SOCIAL SECURITY E-TOWN HALL
Rep. Israel Answering Questions at the E-Town Hall MeetingRep. Israel held an E-Town Hall Meeting on June 29th. Below you will find a transcript of the meeting.
Thanks so much for participating in my first online town hall meeting! It's been a few weeks since my last town hall meeting on Social Security in Plainview. I'm looking forward to having another lively conversation about this vital program with all of you this afternoon. I believe that as a nation we must have a bipartisan discussion about how to best preserve and protect Social Security for our seniors and for future generations of Americans. So without further adieu, lets get to your questions!
Rachael from Lake Ronkonkoma asks: I'm 28 years old and my husband is 29. That means it will be a long time before we retire. You have something on your web sight giving the difference of what we should receive under ss with and with out privatization. SS has been in trouble for the entirety of my life time why should I believe that ss will still be there and that there should be money for us when we are ready to retire?
Thanks for your question, Rachael. I understand your concern and I believe that Social Security must be reformed so that it is solvent in the long term. Despite this, Social Security will be there when you retire. Right now, Social Security will be able to fund all benefits until 2020 and from there it will be able to fund 80% of benefits. I want to work to find a bipartisan solution that does not result in drastic cuts in benefits (as you can see from the comparison, privatization results in a decrease in benefits for people of all ages and income levels).
David from Melville asks: For the most part, I agree that allowing private accounts may not be suitable for all without offering some form of substantive financial education. However, why would it be so terrible if I truly desired to put a portion of my social security contributions towards private accounts. Why not give someone that opportunity where they feel they can do better. thank you!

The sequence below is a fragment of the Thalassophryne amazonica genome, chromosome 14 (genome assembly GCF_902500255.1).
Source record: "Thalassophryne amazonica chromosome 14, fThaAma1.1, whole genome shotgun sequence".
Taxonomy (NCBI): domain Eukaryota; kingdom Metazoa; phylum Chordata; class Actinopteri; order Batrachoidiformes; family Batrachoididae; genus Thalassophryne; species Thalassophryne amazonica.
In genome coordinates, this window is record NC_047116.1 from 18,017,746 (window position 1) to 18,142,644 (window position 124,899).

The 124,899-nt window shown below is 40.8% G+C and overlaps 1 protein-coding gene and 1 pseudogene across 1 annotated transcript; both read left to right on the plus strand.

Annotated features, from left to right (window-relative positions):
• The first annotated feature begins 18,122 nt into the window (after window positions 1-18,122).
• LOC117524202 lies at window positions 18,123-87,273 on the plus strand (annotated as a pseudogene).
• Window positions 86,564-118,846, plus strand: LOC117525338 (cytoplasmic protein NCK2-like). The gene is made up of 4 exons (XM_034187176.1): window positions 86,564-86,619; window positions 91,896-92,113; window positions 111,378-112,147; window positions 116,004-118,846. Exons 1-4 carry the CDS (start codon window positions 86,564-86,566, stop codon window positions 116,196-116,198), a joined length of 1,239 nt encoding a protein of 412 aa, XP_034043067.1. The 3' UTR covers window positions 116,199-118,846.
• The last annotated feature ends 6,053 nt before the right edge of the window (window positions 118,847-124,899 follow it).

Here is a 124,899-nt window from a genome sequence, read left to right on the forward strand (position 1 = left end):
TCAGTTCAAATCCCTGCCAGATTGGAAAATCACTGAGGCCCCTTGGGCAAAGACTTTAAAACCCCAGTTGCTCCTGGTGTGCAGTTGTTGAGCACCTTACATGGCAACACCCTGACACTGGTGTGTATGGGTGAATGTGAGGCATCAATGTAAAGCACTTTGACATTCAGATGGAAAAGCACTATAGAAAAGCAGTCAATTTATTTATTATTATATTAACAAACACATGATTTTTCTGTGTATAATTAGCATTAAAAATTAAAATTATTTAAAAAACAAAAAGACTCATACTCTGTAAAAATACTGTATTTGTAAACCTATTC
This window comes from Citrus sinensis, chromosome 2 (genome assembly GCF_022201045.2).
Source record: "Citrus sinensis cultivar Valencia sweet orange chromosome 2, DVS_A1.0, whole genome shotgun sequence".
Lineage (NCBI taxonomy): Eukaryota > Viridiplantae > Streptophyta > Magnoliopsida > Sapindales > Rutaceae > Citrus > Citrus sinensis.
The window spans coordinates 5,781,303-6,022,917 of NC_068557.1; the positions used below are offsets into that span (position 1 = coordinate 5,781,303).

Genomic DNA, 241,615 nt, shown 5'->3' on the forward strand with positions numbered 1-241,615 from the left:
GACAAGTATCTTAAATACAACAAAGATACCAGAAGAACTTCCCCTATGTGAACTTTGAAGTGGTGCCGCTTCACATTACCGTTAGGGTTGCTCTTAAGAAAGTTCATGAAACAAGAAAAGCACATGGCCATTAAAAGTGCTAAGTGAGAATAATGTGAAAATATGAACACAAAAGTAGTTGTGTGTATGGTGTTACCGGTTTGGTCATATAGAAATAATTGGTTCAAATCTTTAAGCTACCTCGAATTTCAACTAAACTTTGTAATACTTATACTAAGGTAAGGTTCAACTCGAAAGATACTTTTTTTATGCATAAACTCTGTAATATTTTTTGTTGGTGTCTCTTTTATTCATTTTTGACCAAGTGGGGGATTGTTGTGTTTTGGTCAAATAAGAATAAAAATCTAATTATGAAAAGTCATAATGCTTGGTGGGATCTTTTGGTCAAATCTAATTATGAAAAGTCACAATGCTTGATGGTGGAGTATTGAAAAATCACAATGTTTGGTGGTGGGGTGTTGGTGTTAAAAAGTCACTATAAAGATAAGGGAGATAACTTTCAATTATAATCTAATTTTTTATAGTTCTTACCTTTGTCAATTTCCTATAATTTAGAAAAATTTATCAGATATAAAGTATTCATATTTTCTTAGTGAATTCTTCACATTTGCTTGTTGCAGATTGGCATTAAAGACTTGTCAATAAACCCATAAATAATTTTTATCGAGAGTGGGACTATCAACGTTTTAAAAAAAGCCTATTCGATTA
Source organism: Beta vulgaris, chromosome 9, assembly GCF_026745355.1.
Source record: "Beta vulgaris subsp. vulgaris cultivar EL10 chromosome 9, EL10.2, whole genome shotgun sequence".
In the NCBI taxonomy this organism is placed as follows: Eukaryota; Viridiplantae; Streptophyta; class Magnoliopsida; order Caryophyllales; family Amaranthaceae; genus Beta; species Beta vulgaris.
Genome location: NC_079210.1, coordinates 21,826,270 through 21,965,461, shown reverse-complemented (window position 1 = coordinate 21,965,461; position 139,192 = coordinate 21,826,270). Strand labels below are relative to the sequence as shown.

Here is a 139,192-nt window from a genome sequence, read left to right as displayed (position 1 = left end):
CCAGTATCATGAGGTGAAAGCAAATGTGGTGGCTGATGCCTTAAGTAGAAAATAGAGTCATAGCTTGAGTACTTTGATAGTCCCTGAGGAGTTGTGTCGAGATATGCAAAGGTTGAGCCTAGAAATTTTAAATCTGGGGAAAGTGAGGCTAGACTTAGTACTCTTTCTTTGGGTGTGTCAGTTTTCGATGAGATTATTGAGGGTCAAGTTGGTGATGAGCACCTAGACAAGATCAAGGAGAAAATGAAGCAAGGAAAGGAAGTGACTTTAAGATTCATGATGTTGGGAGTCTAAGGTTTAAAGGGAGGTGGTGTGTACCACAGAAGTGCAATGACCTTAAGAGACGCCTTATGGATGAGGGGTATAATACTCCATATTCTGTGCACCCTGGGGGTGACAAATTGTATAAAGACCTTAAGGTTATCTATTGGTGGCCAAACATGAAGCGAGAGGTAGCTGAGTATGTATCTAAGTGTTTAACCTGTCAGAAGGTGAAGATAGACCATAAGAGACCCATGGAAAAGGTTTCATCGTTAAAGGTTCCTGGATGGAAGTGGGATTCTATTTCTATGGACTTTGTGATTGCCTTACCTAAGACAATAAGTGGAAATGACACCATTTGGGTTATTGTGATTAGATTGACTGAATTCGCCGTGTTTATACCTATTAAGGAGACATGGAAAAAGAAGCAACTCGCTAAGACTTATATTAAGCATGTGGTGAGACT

Thanks for your comments, David. I agree that workers should be given a number of options to plan for retirement. Social Security is only one component of a "three-legged stool" in retirement planning. The other parts include pensions and private savings. I strongly support universal 401(k) plans that allow workers to invest a portion of their paychecks in tax-deferred accounts. I also have cosponsored bipartisan legislation, the Retirement Security for Life Act (H.R. 819) that creates a tax incentive for people to use lifetime annuities
Rick from Ronkonkoma asks: How did we get into this mess with Social Security in the first place?
Thanks for your question, Rick. As you know, Social Security functions under the premise that today's workers will help finance benefits for retirees and that these workers will then be supported by the next generation of workers paying into the same system. Today we find ourselves in a place where 77 million Americans born between 1946 through 1964 are getting ready to retire. There just aren't enough Americans in the workforce to pay our retirees the benefits they've been promised - unless we make some changes.
Michael from Huntington Station asks: Can you explain to me what you think is Mr Bush's motivation for his policies. From social security to public television, I am bewildered by his apparent disdain for the american electorate and the concerns of the common man. Our manufacturing base is collapsing, our health care system is strictly for the wealthy, and our middle class is in seige mentality. Is this the ideal of the Christian extreme right?
Many individuals in the President's Administration believe that privatizing Social Security and other social services creates an "ownership society" whereby individuals make personal decisions with little government intervention. While I support the rights of individuals, privatizing Social Security is a way of ending a vital safety net that has benefited millions of senior citizens since the first benefits were paid in 1940. Without Social Security, an estimated 50% of senior citizens would live below the poverty line.